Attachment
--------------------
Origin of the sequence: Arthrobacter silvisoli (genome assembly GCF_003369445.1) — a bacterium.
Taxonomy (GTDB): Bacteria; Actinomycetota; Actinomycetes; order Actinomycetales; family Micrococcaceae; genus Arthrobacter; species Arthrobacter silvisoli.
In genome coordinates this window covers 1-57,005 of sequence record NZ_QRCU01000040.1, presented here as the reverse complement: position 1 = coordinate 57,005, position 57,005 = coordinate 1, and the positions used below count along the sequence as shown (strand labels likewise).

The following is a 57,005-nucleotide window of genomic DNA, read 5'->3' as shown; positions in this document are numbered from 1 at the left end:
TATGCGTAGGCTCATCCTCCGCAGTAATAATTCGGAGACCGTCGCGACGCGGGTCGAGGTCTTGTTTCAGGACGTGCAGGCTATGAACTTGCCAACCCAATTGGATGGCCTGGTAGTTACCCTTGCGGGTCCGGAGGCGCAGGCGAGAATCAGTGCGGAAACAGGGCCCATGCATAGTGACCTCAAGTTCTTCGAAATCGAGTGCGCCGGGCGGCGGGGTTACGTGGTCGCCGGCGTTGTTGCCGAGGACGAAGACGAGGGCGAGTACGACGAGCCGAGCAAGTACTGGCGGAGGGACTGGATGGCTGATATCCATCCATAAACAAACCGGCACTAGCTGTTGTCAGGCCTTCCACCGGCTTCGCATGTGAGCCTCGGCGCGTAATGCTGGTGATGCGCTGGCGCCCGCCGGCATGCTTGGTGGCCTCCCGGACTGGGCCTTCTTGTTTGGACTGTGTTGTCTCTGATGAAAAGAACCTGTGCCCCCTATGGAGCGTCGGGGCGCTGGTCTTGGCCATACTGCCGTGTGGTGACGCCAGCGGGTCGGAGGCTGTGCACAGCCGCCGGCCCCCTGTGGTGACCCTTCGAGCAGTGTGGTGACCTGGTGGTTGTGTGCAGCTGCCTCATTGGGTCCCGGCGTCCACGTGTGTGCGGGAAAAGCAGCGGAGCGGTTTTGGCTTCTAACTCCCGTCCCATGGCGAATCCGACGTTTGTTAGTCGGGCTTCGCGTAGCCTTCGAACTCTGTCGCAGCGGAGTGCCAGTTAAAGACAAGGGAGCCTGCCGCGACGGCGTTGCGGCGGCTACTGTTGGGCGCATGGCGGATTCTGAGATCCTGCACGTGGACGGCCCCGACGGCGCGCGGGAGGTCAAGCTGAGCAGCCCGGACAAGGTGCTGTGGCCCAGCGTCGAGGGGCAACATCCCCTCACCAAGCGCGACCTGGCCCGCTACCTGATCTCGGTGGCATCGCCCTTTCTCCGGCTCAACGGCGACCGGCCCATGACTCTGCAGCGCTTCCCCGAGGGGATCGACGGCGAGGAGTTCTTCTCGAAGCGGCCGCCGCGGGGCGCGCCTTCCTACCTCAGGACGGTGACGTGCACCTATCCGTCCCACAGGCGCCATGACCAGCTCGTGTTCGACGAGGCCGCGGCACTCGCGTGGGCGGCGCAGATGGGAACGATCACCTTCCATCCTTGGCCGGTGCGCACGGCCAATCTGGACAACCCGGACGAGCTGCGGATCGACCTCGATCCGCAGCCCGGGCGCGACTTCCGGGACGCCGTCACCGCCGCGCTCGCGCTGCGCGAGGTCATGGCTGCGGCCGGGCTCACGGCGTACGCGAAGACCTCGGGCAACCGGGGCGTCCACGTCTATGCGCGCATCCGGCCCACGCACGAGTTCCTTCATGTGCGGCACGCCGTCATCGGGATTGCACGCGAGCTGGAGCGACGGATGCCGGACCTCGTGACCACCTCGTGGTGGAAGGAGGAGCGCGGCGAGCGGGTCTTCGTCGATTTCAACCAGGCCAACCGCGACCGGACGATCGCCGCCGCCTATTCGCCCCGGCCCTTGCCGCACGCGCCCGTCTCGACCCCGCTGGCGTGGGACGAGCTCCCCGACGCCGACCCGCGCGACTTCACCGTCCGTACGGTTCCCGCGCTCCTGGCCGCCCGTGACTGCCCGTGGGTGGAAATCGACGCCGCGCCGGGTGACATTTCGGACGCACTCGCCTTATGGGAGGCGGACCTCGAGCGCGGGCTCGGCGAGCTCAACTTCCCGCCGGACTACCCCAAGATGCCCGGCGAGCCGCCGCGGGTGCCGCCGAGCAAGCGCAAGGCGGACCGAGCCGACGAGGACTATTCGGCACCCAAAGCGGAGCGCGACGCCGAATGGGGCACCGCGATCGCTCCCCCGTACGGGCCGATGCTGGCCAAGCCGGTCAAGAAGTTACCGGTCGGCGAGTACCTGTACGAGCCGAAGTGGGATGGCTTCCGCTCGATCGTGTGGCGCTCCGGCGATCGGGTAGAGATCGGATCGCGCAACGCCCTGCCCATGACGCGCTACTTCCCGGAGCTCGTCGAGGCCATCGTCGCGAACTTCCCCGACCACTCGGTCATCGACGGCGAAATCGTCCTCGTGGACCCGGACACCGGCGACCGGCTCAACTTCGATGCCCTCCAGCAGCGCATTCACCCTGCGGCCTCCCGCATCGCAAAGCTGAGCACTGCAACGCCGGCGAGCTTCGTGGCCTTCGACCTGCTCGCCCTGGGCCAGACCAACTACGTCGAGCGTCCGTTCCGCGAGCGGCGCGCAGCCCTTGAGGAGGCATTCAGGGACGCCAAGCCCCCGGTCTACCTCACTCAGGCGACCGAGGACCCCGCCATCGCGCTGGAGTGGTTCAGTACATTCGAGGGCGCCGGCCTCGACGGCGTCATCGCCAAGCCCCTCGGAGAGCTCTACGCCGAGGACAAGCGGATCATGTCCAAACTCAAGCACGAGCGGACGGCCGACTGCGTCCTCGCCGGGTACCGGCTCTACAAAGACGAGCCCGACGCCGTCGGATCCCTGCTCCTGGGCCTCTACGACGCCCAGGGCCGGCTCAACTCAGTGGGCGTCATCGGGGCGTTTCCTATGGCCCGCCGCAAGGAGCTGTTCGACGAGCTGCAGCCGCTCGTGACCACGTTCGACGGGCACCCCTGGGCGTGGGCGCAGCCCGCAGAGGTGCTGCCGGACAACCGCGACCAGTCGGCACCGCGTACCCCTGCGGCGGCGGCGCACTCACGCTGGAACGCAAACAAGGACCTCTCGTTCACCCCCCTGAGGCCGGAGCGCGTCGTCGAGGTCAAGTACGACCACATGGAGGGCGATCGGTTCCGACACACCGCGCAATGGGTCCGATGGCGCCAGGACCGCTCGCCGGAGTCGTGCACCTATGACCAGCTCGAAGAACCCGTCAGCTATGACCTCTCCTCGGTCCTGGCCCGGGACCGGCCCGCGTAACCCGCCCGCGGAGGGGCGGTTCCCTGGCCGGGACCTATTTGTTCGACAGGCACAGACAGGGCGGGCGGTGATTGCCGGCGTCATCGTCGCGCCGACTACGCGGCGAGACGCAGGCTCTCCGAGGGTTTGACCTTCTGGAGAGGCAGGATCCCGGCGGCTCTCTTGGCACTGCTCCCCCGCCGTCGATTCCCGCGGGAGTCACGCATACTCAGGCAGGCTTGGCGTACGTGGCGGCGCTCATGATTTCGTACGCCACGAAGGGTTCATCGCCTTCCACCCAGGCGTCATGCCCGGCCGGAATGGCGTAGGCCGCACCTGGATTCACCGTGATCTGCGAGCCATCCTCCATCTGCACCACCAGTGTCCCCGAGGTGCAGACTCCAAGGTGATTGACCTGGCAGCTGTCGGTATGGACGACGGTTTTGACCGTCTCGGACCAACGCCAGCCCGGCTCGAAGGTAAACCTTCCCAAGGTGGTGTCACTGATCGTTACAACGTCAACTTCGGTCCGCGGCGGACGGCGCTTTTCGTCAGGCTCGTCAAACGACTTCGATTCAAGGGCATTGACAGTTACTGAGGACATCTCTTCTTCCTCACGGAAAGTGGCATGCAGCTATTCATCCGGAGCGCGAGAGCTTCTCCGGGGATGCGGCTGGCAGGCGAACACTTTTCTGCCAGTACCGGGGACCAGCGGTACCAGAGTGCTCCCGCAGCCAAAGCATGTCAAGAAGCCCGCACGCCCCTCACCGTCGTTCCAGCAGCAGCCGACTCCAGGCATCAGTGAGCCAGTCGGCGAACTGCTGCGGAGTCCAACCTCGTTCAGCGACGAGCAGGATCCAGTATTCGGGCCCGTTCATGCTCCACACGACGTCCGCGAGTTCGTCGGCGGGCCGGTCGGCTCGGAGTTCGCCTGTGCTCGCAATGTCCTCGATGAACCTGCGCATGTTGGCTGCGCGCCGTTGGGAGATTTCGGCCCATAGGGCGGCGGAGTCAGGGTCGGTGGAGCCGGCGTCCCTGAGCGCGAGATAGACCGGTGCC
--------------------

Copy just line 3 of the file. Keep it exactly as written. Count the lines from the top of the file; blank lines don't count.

In genome coordinates this window covers 1-57,005 of sequence record NZ_QRCU01000040.1, presented here as the reverse complement: position 1 = coordinate 57,005, position 57,005 = coordinate 1, and the positions used below count along the sequence as shown (strand labels likewise).